Dust continuum images at 890 μm of the Lupus BDs disks survey from ALMA Band 7 observations. The beam size FWHM is 0.27′′× 0.24′′ for the J154518.5-342125 map (robust parameter of − 1), and 0.36′′× 0.33′′ for the rest of the maps (robustness = +0.5). The average beam position angle is PA = 28°. The contours are drawn at increasing (or decreasing) 3σ intervals as solid (dashed) lines.

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3 Observations

ALMA observed our targets on 2018 April 1 and April 2 with 44 and 42 antennas respectively, each of 12 m in diameter. The baselines ranged between 15.1 and 704.1 m for the array configuration of the first day, and between 15.1 and 629.2 m for the configuration of the second day. Four spectral windows were set for the continuum observation of the targets, centered at 334.432, 336.321, 345.889 and 347.821 GHz and bandwidths of 2, 1.875, 1.875 and 0.938 GHz respectively (total receivers bandwidth of ~ 6.688 GHz). The calibrators for the observations were J1517-2422 for flux and passband, and J1610-3958 for the complex gain calibration, the same in both executions. The flux density scale accuracy is expected to be of 10% for observations of the Lupus BD disks survey. Twelve scans of 60–62 seconds duration each were performed for every target, for a total integration time of more than 12 min per source.

The CASA 5.3.0 software has been used for the interferometric visibilities calibration and imaging. The continuum maps are produced using the channels free from spectral line emission, with Briggs weighting of the visibilities (− 1.0 and + 0.5 robustness for resolved and unresolved objects respectively). None of the sources are bright enough to perform self-calibration. The full width at half maximum (FWHM) of the synthesized beam is 0.27′′× 0.24′′ for robust parameter = −1, and 0.36′′× 0.33′′ for robustness = +0.5, with average position angle (PA) of 28°. The continuum maps of the five BD disks observed are shown in Fig. 2. The sensitivity for the BD disks survey is improved by a factor of about three with respect to the previous Lupus disk surveys, allowing us to detect fainter emission. Three BD disks are detected, J154518.5-342125, SONYC-Lup3-7, and Lup706, with respective signal-to-noise ratio (S/N) of 42, 8, and 7. Emission is not detected from the two other disks (AKC2006-18 and SONYC-Lup3-10) or from the two background objects (IRAS 15567-4141 and J160034.4-422540).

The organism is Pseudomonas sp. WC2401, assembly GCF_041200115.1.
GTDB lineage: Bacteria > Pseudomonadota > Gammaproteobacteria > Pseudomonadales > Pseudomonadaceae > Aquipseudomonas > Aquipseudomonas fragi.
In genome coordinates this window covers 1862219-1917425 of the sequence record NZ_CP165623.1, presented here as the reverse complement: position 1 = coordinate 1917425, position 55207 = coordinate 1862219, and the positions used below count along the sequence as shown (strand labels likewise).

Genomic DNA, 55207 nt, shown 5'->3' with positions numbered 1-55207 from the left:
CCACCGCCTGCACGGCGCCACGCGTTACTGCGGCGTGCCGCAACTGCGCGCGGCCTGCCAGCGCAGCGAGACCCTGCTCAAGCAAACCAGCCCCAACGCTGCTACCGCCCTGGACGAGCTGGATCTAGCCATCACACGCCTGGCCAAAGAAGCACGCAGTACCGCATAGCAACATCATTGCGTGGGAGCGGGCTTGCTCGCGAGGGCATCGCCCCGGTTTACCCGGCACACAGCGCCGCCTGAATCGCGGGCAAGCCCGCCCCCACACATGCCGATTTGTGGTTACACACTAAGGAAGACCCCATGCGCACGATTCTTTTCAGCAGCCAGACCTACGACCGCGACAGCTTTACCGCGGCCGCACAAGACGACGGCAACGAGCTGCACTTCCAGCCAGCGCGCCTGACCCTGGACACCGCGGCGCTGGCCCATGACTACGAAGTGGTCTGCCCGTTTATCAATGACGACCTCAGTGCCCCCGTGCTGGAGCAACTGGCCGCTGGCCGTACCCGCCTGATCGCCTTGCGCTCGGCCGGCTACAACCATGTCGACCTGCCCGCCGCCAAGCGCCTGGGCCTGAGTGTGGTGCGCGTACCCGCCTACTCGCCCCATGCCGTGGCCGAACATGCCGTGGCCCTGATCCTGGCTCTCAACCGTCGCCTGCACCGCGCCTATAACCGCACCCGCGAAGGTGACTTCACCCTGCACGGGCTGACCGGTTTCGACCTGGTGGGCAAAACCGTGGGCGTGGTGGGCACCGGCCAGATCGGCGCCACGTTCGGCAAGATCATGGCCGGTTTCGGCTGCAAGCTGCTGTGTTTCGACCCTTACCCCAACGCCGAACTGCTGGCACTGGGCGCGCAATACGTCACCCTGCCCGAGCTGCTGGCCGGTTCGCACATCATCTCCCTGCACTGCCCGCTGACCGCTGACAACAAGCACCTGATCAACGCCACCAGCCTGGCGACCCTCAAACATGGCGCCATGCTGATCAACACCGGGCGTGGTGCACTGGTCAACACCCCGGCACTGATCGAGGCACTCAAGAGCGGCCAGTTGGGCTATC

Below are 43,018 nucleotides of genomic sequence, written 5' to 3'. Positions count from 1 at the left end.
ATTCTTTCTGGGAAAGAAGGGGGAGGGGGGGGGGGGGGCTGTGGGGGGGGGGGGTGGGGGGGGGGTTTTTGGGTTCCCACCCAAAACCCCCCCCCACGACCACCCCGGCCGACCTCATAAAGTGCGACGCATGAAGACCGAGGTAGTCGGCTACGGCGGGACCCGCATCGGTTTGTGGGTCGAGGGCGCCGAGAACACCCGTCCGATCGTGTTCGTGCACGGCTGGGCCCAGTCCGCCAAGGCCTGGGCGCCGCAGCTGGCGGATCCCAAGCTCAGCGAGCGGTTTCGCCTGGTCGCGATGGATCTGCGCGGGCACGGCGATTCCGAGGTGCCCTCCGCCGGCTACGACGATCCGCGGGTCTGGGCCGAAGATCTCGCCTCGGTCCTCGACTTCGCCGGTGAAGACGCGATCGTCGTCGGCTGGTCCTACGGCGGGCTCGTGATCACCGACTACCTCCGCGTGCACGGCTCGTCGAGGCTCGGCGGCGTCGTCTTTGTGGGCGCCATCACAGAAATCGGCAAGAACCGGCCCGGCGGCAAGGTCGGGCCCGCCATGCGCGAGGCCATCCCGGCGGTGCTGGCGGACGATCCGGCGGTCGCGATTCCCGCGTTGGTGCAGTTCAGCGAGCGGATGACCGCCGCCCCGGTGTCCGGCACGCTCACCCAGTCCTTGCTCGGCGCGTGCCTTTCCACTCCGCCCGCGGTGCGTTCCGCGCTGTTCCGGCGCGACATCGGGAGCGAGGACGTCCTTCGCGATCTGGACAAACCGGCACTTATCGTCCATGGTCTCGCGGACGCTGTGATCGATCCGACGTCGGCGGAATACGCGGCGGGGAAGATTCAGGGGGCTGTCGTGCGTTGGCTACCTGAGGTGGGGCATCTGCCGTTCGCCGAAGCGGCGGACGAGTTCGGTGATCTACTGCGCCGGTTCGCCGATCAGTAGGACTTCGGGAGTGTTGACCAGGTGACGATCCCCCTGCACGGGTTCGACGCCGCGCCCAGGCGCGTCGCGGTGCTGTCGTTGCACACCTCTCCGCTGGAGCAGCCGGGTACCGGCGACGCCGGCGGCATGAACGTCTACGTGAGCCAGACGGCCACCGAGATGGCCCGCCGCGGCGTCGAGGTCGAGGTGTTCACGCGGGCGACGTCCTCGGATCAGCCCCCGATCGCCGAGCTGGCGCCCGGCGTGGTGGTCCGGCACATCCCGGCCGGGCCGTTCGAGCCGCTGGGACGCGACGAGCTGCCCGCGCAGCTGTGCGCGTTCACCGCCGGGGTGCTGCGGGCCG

The main results of the observations are reported in Table 2. This table includes the total disk flux, peak intensity, and the rms of the image. These values from the observations are obtained using identical methodology to the results presented in Ansdell et al. (2016) for the original Lupus disks survey. The continuum flux is inferred from the uvmodelfit task in CASA: emission is fitted with an elliptical Gaussian in cases where the resulting FWHM along the major axis from the fit is at least five times its uncertainty, otherwise the emission is fitted as a point source. For sources with resolved structure, the flux is obtained from a curve of growth method with increasing circular apertures centered at the peak emission of the object. The rms is computed from an annulus of 4–9″ radius centered on the detected emission, or on the expected source position if no disk emission is detected. The flux upper limits of the nondetected BD disks are displayed in the Fcont column of the table. In this work, upper limits of nondetected BD and stellar disks are computed as three times the rms level above the measured flux within the beam size (centered at the expected source position),which corresponds to a 99.87% confidence level. This differs slightly from the upper limits in Ansdell et al. (2016), considered to be 3σ.

We also derived the flux densities and image rms for the sources observed with ALMA in Band 7 in the Lupus completion survey (see also van Terwisga et al. 2018, 2019). For these sources we followed the same procedure as for the BDs disks. As reported by van Terwisga et al. (2018), the flux calibrator used for these disks in Band 7 was highly variable, and therefore the absolute flux densities are very uncertain. To alleviate this problem, van Terwisga et al. (2018) compared the flux of one of these sources (GQ Lup) to a previous observation with high S/N and reliable flux calibration (MacGregor et al. 2017), obtaining a fluxes ratio of 1.3 ± 0.009 between both observations. Since GQ Lup and the rest of the disks of the Lupus completion survey were observed on the same day, we applied that factor to the measured fluxes of all these sources. The results are included in Table 2. For the observation results from the Lupus disks survey (ALMA Project ID: 2013.1.00220.S), we refer to Ansdell et al. (2016).

Table 2

Inferred fluxes for all the studied disks.

4 Modeling

Previous work characterizing interferometric observations of protoplanetary disks modeled the continuum emission with either physical or empirical models. A physical model commonly used is the two-layer approximation model (Ricci et al. 2014; Testi et al. 2016; Tazzari et al. 2017). Although this model can successfully describe the spectral energy distribution (SED) of TTS disks (Chiang & Goldreich 1997; Dullemond et al. 2001), the model assumes a simplified physical structure of the disk. In order to provide an observational characterization of the emission, we prefer to fit empiricalanalytical functions to the emission profile to allow a more straightforward comparison of the disk properties.